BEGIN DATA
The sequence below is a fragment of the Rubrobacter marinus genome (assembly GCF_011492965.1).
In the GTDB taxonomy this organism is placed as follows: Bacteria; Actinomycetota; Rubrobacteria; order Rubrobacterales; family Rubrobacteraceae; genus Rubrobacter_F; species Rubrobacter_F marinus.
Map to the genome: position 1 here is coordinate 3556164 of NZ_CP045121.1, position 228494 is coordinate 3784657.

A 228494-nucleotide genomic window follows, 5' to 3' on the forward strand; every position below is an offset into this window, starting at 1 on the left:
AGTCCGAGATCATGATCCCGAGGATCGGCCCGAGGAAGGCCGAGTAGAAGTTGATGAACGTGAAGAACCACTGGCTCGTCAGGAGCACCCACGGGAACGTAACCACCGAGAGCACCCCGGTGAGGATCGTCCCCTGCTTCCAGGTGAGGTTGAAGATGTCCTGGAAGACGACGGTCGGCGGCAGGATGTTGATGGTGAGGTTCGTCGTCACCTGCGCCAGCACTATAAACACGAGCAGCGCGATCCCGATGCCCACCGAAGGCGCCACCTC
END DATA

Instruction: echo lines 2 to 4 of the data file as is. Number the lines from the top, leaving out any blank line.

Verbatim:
In the GTDB taxonomy this organism is placed as follows: Bacteria; Actinomycetota; Rubrobacteria; order Rubrobacterales; family Rubrobacteraceae; genus Rubrobacter_F; species Rubrobacter_F marinus.
Map to the genome: position 1 here is coordinate 3556164 of NZ_CP045121.1, position 228494 is coordinate 3784657.

A 228494-nucleotide genomic window follows, 5' to 3' on the forward strand; every position below is an offset into this window, starting at 1 on the left: